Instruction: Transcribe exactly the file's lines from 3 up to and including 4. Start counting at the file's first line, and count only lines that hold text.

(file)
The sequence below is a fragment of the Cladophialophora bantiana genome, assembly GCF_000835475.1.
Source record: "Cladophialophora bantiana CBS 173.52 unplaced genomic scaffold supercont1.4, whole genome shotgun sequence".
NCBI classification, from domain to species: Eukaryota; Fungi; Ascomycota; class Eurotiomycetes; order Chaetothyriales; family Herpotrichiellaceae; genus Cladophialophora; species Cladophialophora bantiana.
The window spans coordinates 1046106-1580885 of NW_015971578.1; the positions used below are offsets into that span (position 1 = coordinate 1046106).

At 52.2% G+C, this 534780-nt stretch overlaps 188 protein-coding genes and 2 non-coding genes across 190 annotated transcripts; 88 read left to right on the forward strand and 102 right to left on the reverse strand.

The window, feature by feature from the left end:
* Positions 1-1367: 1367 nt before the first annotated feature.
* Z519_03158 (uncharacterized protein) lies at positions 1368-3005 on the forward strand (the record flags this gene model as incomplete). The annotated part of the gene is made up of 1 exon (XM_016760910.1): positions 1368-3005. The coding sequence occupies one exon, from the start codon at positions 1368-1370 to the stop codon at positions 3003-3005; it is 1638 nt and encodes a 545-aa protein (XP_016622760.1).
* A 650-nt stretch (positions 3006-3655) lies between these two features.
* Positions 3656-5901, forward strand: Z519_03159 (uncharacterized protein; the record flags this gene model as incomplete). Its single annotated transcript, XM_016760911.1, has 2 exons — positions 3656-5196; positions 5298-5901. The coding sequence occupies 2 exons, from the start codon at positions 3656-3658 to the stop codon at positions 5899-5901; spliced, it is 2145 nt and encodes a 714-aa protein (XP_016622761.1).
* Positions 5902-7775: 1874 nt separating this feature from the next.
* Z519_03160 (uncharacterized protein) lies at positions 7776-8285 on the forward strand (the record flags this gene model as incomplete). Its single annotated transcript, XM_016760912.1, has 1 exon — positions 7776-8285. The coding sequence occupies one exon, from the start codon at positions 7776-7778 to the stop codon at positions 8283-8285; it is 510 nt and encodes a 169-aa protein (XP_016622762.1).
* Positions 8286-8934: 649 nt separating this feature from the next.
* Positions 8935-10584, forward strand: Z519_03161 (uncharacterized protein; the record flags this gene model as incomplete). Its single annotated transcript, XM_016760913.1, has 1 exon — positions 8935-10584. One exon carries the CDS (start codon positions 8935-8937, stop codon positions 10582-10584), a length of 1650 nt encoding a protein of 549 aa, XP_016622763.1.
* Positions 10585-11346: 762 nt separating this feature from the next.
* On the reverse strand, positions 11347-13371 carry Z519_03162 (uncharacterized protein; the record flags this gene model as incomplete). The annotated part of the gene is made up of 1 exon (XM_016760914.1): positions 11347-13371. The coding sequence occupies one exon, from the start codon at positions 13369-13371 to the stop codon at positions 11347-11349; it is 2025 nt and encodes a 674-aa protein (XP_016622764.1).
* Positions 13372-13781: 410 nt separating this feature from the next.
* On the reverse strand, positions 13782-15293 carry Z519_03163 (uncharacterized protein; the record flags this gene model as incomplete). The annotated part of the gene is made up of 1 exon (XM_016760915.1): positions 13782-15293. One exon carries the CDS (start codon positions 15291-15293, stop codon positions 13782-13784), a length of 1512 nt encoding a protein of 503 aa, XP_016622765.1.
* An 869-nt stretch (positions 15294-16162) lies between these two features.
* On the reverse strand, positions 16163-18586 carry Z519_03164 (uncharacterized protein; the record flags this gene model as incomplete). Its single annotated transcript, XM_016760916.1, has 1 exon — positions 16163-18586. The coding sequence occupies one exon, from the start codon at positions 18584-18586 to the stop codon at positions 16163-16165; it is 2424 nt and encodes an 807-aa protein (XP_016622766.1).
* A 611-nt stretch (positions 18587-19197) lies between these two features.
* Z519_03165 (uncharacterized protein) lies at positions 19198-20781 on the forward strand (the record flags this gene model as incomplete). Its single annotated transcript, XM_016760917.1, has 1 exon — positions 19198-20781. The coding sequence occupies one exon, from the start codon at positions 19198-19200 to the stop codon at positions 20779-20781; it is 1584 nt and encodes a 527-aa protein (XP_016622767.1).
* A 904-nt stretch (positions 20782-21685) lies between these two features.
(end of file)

NCBI classification, from domain to species: Eukaryota; Fungi; Ascomycota; class Eurotiomycetes; order Chaetothyriales; family Herpotrichiellaceae; genus Cladophialophora; species Cladophialophora bantiana.
The window spans coordinates 1046106-1580885 of NW_015971578.1; the positions used below are offsets into that span (position 1 = coordinate 1046106).